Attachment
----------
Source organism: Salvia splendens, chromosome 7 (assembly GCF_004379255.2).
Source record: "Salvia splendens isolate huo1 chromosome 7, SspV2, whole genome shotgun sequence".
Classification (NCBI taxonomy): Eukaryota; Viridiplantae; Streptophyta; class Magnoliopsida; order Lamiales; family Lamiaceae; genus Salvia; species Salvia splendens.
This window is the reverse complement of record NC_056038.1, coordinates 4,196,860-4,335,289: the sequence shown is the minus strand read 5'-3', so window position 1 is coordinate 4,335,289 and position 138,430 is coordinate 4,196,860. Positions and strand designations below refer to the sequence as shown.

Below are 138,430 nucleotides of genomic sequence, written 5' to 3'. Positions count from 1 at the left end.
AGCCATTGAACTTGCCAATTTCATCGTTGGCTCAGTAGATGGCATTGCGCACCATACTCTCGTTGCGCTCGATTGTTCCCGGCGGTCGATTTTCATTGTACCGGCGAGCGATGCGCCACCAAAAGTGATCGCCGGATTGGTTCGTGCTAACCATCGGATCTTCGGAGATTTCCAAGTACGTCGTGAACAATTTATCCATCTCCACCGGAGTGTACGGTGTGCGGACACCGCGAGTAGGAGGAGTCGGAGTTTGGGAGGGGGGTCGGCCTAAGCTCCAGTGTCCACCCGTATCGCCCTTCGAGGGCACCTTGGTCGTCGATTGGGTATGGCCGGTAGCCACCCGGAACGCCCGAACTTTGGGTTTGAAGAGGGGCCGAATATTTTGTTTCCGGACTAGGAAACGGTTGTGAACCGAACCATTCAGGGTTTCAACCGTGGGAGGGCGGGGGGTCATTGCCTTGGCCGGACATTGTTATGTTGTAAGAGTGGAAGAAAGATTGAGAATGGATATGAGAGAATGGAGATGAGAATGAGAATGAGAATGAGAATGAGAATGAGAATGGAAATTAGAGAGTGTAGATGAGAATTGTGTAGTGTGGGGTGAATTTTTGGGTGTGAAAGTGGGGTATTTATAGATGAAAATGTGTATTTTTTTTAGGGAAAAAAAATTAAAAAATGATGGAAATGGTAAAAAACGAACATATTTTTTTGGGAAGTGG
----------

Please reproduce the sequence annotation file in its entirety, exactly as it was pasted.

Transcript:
Source organism: Salvia splendens, chromosome 7 (assembly GCF_004379255.2).
Source record: "Salvia splendens isolate huo1 chromosome 7, SspV2, whole genome shotgun sequence".
Classification (NCBI taxonomy): Eukaryota; Viridiplantae; Streptophyta; class Magnoliopsida; order Lamiales; family Lamiaceae; genus Salvia; species Salvia splendens.
This window is the reverse complement of record NC_056038.1, coordinates 4,196,860-4,335,289: the sequence shown is the minus strand read 5'-3', so window position 1 is coordinate 4,335,289 and position 138,430 is coordinate 4,196,860. Positions and strand designations below refer to the sequence as shown.

Below are 138,430 nucleotides of genomic sequence, written 5' to 3'. Positions count from 1 at the left end.
AGCCATTGAACTTGCCAATTTCATCGTTGGCTCAGTAGATGGCATTGCGCACCATACTCTCGTTGCGCTCGATTGTTCCCGGCGGTCGATTTTCATTGTACCGGCGAGCGATGCGCCACCAAAAGTGATCGCCGGATTGGTTCGTGCTAACCATCGGATCTTCGGAGATTTCCAAGTACGTCGTGAACAATTTATCCATCTCCACCGGAGTGTACGGTGTGCGGACACCGCGAGTAGGAGGAGTCGGAGTTTGGGAGGGGGGTCGGCCTAAGCTCCAGTGTCCACCCGTATCGCCCTTCGAGGGCACCTTGGTCGTCGATTGGGTATGGCCGGTAGCCACCCGGAACGCCCGAACTTTGGGTTTGAAGAGGGGCCGAATATTTTGTTTCCGGACTAGGAAACGGTTGTGAACCGAACCATTCAGGGTTTCAACCGTGGGAGGGCGGGGGGTCATTGCCTTGGCCGGACATTGTTATGTTGTAAGAGTGGAAGAAAGATTGAGAATGGATATGAGAGAATGGAGATGAGAATGAGAATGAGAATGAGAATGAGAATGAGAATGGAAATTAGAGAGTGTAGATGAGAATTGTGTAGTGTGGGGTGAATTTTTGGGTGTGAAAGTGGGGTATTTATAGATGAAAATGTGTATTTTTTTTAGGGAAAAAAAATTAAAAAATGATGGAAATGGTAAAAAACGAACATATTTTTTTGGGAAGTGG